Thursday, July 12, 2007

"And, Then There's Maude!"

Longtime readers of mine know that The Golden Girls sitcom is one of my most favorite guilty pleasures. Next to my collection of Lil' Kim fat comments and my various quips on the Huxtable Kids' multiple hues, there's probably no pop culture reference I beat into the ground more than the show about four white women coming of (old) age in 1980s Miami.

So, imagine my surprise when I found out that Bea ("Dorothy Zbornak") Arthur's seminal '70s show Maude was finally being given the season set DVD release it long deserved.

If you've read this far, then you probably know the premise: Maude was a spin-off of All in the Family (both produced by Norman Lear) and featured Edith Bunker's liberal cousin, Maude Findlay. She originally had a role as Archie Bunker's foil and was so well-received by viewers that a spin-off (which was what "prequels" are to the entertainment industry today) was the obvious next step.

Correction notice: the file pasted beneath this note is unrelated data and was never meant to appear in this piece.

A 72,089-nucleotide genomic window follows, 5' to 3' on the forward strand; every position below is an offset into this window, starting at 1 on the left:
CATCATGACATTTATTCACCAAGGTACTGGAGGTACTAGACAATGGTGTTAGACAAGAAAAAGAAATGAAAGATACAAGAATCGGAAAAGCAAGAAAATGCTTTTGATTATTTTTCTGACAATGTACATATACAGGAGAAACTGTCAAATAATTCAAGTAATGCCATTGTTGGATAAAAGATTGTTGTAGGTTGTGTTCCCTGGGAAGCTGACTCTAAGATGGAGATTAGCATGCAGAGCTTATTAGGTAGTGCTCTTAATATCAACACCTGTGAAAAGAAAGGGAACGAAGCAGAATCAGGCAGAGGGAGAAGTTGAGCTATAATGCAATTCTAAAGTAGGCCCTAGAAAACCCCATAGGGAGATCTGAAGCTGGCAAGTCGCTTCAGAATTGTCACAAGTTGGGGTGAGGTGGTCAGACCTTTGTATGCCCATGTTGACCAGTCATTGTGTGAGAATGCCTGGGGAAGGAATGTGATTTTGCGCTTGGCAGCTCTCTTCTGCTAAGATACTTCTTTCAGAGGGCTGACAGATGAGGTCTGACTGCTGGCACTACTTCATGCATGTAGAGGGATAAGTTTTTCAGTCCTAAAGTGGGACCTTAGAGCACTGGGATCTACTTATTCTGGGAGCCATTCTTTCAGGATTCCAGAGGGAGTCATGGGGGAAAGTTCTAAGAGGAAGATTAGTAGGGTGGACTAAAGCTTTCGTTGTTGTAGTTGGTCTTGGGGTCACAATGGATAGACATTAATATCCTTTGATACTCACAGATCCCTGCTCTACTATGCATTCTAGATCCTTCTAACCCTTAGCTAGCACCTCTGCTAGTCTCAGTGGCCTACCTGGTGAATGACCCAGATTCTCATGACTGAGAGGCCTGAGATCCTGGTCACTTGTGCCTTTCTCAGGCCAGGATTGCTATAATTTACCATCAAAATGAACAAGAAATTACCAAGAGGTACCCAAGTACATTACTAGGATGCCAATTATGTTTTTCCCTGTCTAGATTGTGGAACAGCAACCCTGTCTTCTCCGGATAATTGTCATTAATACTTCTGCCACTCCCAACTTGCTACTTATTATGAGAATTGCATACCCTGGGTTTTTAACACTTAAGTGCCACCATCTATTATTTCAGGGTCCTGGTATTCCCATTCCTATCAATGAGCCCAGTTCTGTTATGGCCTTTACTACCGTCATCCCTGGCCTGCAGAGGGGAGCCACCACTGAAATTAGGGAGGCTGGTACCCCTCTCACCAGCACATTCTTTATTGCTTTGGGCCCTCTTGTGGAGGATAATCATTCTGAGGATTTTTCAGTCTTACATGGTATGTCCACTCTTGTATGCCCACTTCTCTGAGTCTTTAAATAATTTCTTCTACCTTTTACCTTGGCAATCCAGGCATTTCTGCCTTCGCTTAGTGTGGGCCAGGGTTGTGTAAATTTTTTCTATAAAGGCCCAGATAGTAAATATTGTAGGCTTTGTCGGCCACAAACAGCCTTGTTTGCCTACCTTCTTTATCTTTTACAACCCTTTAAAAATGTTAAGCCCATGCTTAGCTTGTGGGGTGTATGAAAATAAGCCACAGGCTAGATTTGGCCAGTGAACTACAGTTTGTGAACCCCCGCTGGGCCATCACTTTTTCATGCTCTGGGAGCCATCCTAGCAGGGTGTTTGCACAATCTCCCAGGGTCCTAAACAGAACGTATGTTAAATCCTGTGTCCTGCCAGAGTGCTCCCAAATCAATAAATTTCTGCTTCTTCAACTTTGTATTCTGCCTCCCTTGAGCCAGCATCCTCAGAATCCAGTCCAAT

Highlights - The chemistry between Arthur's character and her husband, Walter (ably played by Bill Paxton Pullman Macy) is off the charts. I'd argue that a more authentic married couple has rarely been seen on TV. The first season is a fascinating reflection of the times as several long-standing television taboos (sharing a bed, saying the word "God", just to name two) are often referenced as part of the storyline. Along the same lines, and as trite as this will sound, there's just no way a show like this could ever be made today.

Lowlights - The "political humor" isn't nearly as prevalent as you'd think (at least in season one). Most of the themes are standard sitcom fare ("Walter's Secret" is a 30 minute misunderstanding about an affair that could've been resolved in 1/6 of the time). The Adrienne Barbeau character "Carol" serves no purpose other than wearing short skirts and boobalicious blouses, with a level of acting that might've gotten her the role of The Invisible Girl in Fantastic Four: '72!. The DVD set doesn't have even one "extra"…just the shows.